Inclusivity and participation top issues for employees in new normal

Canva study reveals pressing need to bridge the hybrid workforce divide and for companies to adopt new technologies and processes to sustain employee happiness and productivity

As companies transition from working fully remotely to a hybrid environment, a study from online visual communications platform Canva has revealed that the vast majority of the workforce currently think collaboration between remote and in-office colleagues is a challenge (78%) and that they need new and improved technologies for effective virtual collaboration (84%).

Canva’s study took the views of 1,000 full-time US employees in order to shed light on the shifts that have taken place in workplaces and what they could mean long-term as the country emerges from the worst of the Covid-19 pandemic, and as companies try to find a balance between remote and in-person work.

Canva said the new dynamics offer “incredible” opportunities for employees, allowing them to choose a work environment that best meets their individual needs. It added that for the first time, fully in-person workplaces will be the exception rather than the rule, marking the most seismic shift to office culture in decades. Businesses in the US have a once-in-a-generation opportunity to redefine work, as hybrid environments define the modern workplace, it said.

The challenge of hybrid workplaces was facilitating effective communication between remote and office-based employees without people struggling to manage an ever-growing list of new messages and notifications, said Canva. This required software that brings creation and collaboration together in one place, it added.

According to the study, 21% of employees will continue working fully remotely following the pandemic, and 38% expect a mix of remote and in-office work. Yet despite the pandemic seeing most workplaces successfully migrate communications online, via video calls, email, instant messaging and a host of other channels and tools, more than three-quarters of employees feel work collaboration during the pandemic has been more challenging than before. Almost half (45%) said they struggled when using presentation software, which across a whole company translates into a significant decrease in productivity.

The good news was that the survey showed 54% of employees think it has been easier to brainstorm, participate and collaborate on ideas and tasks when working remotely, which means technology can actually help people to communicate and contribute more easily. The key is making sure these benefits are maintained as more people return to work and in-person activity grows.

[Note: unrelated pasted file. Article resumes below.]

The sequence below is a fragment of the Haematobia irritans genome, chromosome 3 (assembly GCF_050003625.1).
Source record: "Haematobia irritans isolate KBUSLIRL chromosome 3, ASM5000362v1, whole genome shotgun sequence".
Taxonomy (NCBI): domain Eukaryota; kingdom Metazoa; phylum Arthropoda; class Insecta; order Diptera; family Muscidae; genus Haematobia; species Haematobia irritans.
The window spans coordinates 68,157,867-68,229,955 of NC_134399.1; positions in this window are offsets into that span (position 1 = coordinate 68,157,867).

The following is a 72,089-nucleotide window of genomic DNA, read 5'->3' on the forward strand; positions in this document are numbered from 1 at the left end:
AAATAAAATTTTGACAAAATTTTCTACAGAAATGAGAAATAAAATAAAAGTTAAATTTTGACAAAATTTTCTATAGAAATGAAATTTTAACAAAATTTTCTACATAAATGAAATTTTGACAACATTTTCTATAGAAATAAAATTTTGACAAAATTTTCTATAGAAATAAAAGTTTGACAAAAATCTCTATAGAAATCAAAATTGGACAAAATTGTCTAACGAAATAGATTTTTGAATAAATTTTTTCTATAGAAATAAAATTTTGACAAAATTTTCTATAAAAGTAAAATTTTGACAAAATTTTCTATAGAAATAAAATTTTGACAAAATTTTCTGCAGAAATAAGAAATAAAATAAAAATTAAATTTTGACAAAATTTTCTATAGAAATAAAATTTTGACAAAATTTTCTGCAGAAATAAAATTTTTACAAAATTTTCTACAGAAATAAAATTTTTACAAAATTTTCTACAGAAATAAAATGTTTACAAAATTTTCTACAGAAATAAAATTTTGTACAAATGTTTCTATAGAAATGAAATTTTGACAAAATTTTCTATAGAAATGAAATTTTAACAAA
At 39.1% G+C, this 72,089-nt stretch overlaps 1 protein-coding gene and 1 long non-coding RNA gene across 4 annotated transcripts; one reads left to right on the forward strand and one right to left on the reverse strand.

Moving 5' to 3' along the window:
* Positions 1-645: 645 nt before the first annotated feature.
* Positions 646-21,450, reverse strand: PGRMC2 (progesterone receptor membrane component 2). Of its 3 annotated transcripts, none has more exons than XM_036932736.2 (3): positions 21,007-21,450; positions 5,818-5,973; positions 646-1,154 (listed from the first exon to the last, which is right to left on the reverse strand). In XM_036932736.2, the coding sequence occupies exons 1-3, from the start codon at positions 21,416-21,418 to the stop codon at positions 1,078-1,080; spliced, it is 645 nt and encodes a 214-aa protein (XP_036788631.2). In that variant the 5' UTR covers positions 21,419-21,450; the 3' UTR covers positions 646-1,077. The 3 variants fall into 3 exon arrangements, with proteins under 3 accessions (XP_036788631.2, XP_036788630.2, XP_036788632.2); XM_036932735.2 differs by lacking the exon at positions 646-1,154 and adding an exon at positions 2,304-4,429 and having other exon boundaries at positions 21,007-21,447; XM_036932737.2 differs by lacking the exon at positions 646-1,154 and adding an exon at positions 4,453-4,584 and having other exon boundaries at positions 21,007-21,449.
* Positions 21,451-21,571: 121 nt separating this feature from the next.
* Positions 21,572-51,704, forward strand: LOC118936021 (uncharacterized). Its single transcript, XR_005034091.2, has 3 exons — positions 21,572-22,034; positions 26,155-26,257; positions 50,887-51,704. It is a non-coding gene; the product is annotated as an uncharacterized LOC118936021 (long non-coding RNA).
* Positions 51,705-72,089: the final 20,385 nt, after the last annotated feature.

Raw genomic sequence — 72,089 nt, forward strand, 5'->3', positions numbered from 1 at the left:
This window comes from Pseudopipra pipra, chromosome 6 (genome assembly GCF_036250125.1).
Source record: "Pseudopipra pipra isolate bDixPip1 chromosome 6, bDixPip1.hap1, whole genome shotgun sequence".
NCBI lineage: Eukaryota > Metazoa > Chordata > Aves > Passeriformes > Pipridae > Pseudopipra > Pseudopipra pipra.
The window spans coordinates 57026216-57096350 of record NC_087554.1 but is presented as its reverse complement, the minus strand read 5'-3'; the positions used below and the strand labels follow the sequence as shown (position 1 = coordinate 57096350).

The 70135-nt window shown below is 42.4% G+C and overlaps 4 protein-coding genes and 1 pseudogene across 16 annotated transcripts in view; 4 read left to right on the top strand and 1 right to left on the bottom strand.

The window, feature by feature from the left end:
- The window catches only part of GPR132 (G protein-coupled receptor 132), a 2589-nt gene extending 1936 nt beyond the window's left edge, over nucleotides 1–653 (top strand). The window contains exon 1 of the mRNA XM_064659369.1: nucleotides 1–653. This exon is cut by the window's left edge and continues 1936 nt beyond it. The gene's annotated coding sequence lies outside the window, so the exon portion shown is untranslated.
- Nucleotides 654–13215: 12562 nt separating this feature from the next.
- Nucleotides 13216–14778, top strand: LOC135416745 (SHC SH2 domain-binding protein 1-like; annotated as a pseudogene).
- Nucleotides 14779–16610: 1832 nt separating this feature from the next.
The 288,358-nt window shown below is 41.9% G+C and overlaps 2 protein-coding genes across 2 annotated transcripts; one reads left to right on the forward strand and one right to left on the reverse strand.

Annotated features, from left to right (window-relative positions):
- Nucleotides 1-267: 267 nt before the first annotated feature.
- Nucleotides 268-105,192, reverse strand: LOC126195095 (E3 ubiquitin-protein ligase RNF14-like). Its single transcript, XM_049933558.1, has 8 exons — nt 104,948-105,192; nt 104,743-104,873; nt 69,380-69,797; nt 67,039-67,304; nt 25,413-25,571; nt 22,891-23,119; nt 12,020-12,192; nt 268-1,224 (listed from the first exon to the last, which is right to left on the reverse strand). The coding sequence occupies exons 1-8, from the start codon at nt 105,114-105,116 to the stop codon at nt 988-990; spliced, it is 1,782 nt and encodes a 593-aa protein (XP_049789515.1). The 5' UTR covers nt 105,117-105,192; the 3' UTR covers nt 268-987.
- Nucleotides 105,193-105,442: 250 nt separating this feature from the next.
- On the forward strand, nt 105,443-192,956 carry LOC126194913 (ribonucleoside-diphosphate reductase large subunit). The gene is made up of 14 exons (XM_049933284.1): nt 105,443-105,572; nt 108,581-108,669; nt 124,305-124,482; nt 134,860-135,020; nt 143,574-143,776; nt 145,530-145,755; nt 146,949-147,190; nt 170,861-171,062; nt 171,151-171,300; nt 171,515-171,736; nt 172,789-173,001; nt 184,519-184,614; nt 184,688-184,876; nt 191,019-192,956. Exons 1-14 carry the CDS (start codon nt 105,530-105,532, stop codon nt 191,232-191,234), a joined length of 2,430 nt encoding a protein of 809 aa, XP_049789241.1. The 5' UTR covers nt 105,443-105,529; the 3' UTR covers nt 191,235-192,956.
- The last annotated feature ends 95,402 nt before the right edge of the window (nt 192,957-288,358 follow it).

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Alongside communication tools, 85% of respondents agreed that to make remote work a success, they needed software that fosters creativity and engages the audience. Many are turning to presentations as the preferred form of communication, with the data showing an increase of up to 10% in the next six months alone.

But in a working environment where visual communication and interactivity are everywhere online, workplaces must go beyond dull and uninspiring slides to keep people’s attention. Canva’s research showed that 89% admit to frequently multitasking or becoming distracted when other people are presenting. Some of the top distractions include reading emails and messages (42%), completing work (28%), scrolling through social media (28%) and even online shopping (25%).

Software as a solution was a pressing need, but Canva chief evangelist Guy Kawasaki warned that typical legacy software and tools were not designed to meet the demand of the hybrid workforce that is emerging after the pandemic.

Online collaboration is at the core of almost all work and employees need tools that promote creativity, make collaboration easy and bring people together,” he said. “Much of the software used today was designed primarily for physical workplaces, with the core user interface showing little modernisation in decades.

“Now that hybrid work is here to stay, workplace applications should embrace the online world, and the ability to build dynamic, shareable content.”

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